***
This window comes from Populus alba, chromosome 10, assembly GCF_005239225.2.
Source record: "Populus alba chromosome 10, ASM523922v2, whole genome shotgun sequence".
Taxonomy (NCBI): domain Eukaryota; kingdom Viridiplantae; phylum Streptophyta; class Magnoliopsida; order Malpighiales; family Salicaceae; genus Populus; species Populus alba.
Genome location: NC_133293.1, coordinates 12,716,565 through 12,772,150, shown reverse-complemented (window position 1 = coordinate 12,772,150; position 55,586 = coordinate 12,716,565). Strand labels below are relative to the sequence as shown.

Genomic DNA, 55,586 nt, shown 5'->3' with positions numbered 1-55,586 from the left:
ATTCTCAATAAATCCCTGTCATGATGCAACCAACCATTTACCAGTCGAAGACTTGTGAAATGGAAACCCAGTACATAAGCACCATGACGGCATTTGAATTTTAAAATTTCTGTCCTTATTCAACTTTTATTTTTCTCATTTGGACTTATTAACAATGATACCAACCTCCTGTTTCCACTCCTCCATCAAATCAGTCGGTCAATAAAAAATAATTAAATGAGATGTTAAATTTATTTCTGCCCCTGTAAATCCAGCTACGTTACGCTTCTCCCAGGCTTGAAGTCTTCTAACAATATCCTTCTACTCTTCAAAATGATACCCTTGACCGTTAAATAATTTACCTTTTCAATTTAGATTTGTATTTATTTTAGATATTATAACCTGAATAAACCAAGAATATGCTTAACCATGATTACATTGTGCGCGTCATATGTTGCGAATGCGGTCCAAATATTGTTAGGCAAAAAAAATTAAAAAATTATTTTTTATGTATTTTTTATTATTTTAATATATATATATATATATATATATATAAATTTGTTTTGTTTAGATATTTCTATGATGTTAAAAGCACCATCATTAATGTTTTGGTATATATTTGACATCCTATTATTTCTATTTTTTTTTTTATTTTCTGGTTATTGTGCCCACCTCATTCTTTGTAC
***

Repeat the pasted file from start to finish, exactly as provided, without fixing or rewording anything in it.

This window comes from Populus alba, chromosome 10, assembly GCF_005239225.2.
Source record: "Populus alba chromosome 10, ASM523922v2, whole genome shotgun sequence".
Taxonomy (NCBI): domain Eukaryota; kingdom Viridiplantae; phylum Streptophyta; class Magnoliopsida; order Malpighiales; family Salicaceae; genus Populus; species Populus alba.
Genome location: NC_133293.1, coordinates 12,716,565 through 12,772,150, shown reverse-complemented (window position 1 = coordinate 12,772,150; position 55,586 = coordinate 12,716,565). Strand labels below are relative to the sequence as shown.

Genomic DNA, 55,586 nt, shown 5'->3' with positions numbered 1-55,586 from the left:
ATTCTCAATAAATCCCTGTCATGATGCAACCAACCATTTACCAGTCGAAGACTTGTGAAATGGAAACCCAGTACATAAGCACCATGACGGCATTTGAATTTTAAAATTTCTGTCCTTATTCAACTTTTATTTTTCTCATTTGGACTTATTAACAATGATACCAACCTCCTGTTTCCACTCCTCCATCAAATCAGTCGGTCAATAAAAAATAATTAAATGAGATGTTAAATTTATTTCTGCCCCTGTAAATCCAGCTACGTTACGCTTCTCCCAGGCTTGAAGTCTTCTAACAATATCCTTCTACTCTTCAAAATGATACCCTTGACCGTTAAATAATTTACCTTTTCAATTTAGATTTGTATTTATTTTAGATATTATAACCTGAATAAACCAAGAATATGCTTAACCATGATTACATTGTGCGCGTCATATGTTGCGAATGCGGTCCAAATATTGTTAGGCAAAAAAAATTAAAAAATTATTTTTTATGTATTTTTTATTATTTTAATATATATATATATATATATATATATAAATTTGTTTTGTTTAGATATTTCTATGATGTTAAAAGCACCATCATTAATGTTTTGGTATATATTTGACATCCTATTATTTCTATTTTTTTTTTTATTTTCTGGTTATTGTGCCCACCTCATTCTTTGTAC